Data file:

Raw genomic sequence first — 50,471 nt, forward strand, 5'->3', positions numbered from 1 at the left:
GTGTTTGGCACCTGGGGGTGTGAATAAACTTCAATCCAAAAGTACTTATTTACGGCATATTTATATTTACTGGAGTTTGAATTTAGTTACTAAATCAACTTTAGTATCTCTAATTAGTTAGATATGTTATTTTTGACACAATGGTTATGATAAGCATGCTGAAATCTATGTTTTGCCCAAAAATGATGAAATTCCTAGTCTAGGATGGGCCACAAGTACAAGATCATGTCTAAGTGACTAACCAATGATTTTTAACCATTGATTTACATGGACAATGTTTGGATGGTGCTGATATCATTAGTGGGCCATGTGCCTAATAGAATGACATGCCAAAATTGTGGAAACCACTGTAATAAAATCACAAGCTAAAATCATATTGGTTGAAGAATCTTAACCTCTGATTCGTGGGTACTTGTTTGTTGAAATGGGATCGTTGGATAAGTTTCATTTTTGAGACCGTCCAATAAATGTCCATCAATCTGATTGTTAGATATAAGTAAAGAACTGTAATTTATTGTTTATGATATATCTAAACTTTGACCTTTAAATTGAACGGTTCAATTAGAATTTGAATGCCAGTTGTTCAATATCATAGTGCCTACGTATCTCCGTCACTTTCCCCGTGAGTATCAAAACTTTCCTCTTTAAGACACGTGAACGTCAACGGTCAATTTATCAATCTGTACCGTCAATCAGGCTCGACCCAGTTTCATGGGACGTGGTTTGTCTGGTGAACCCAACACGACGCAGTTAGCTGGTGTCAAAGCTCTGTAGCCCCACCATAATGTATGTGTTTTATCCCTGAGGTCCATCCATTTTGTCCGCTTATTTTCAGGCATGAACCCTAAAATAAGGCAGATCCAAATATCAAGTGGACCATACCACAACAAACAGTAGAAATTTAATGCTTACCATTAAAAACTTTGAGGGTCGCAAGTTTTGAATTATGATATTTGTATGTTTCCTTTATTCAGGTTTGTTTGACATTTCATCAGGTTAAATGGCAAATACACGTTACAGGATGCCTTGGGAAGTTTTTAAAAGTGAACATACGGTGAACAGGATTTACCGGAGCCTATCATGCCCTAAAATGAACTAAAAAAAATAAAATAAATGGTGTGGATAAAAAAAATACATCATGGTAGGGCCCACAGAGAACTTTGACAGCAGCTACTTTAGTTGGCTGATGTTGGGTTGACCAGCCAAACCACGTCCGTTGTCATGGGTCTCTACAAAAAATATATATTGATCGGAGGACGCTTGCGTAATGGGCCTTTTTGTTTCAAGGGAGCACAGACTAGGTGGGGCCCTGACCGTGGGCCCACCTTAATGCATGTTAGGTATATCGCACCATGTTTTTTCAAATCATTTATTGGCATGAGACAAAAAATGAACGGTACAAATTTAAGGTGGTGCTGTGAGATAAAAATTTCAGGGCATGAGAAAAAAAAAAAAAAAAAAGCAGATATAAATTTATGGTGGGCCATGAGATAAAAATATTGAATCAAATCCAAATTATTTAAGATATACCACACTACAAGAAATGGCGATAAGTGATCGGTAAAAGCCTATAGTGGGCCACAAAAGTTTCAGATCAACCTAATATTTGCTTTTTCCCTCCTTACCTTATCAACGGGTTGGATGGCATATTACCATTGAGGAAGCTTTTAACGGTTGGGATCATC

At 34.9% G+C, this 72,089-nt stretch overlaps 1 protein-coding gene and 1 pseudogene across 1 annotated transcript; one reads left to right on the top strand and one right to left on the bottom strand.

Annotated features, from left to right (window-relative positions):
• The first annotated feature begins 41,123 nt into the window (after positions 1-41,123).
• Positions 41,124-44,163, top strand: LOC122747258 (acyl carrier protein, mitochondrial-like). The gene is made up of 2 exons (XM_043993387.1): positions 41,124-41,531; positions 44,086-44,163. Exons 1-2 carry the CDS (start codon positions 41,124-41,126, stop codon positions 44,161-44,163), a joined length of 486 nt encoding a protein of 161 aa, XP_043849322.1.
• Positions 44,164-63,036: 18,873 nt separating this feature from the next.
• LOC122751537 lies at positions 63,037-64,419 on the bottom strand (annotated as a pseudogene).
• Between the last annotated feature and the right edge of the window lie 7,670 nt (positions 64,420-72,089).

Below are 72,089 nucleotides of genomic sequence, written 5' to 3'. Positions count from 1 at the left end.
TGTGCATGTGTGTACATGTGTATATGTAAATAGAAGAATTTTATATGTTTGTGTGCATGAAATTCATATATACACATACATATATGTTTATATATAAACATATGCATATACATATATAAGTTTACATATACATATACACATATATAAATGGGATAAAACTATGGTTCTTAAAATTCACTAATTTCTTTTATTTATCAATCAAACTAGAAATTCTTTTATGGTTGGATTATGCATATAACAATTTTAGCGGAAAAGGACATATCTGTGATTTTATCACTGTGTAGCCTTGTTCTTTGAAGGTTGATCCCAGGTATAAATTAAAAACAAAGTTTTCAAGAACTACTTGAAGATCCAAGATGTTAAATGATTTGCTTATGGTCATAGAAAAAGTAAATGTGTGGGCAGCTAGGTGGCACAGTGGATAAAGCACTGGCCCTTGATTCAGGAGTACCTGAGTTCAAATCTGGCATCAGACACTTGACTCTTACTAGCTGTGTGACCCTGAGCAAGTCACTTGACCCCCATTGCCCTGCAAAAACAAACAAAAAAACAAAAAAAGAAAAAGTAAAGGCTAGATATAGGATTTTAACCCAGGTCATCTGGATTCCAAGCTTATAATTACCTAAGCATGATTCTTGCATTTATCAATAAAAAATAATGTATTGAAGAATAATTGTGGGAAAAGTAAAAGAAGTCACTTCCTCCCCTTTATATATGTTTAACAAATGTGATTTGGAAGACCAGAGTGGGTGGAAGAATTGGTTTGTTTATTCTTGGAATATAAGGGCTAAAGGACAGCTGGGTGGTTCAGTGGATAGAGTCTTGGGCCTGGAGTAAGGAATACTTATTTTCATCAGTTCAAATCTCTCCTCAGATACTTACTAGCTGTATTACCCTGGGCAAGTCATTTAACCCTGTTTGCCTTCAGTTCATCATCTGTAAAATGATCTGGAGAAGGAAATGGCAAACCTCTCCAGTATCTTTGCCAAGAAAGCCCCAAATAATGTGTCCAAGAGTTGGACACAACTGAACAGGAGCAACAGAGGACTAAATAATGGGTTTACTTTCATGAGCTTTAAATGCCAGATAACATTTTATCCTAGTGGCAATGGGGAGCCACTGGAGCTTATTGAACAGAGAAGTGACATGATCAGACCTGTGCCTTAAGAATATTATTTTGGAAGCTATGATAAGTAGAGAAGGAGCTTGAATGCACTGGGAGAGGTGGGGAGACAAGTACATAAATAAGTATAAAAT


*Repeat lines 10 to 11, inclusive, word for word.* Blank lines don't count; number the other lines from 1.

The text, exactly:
Below are 72,089 nucleotides of genomic sequence, written 5' to 3'. Positions count from 1 at the left end.
TGTGCATGTGTGTACATGTGTATATGTAAATAGAAGAATTTTATATGTTTGTGTGCATGAAATTCATATATACACATACATATATGTTTATATATAAACATATGCATATACATATATAAGTTTACATATACATATACACATATATAAATGGGATAAAACTATGGTTCTTAAAATTCACTAATTTCTTTTATTTATCAATCAAACTAGAAATTCTTTTATGGTTGGATTATGCATATAACAATTTTAGCGGAAAAGGACATATCTGTGATTTTATCACTGTGTAGCCTTGTTCTTTGAAGGTTGATCCCAGGTATAAATTAAAAACAAAGTTTTCAAGAACTACTTGAAGATCCAAGATGTTAAATGATTTGCTTATGGTCATAGAAAAAGTAAATGTGTGGGCAGCTAGGTGGCACAGTGGATAAAGCACTGGCCCTTGATTCAGGAGTACCTGAGTTCAAATCTGGCATCAGACACTTGACTCTTACTAGCTGTGTGACCCTGAGCAAGTCACTTGACCCCCATTGCCCTGCAAAAACAAACAAAAAAACAAAAAAAGAAAAAGTAAAGGCTAGATATAGGATTTTAACCCAGGTCATCTGGATTCCAAGCTTATAATTACCTAAGCATGATTCTTGCATTTATCAATAAAAAATAATGTATTGAAGAATAATTGTGGGAAAAGTAAAAGAAGTCACTTCCTCCCCTTTATATATGTTTAACAAATGTGATTTGGAAGACCAGAGTGGGTGGAAGAATTGGTTTGTTTATTCTTGGAATATAAGGGCTAAAGGACAGCTGGGTGGTTCAGTGGATAGAGTCTTGGGCCTGGAGTAAGGAATACTTATTTTCATCAGTTCAAATCTCTCCTCAGATACTTACTAGCTGTATTACCCTGGGCAAGTCATTTAACCCTGTTTGCCTTCAGTTCATCATCTGTAAAATGATCTGGAGAAGGAAATGGCAAACCTCTCCAGTATCTTTGCCAAGAAAGCCCCAAATAATGTGTCCAAGAGTTGGACACAACTGAACAGGAGCAACAGAGGACTAAATAATGGGTTTACTTTCATGAGCTTTAAATGCCAGATAACATTTTATCCTAGTGGCAATGGGGAGCCACTGGAGCTTATTGAACAGAGAAGTGACATGATCAGACCTGTGCCTTAAGAATATTATTTTGGAAGCTATGATAAGTAGAGAAGGAGCTTGAATGCACTGGGAGAGGTGGGGAGACAAGTACATAAATAAGTATAAAAT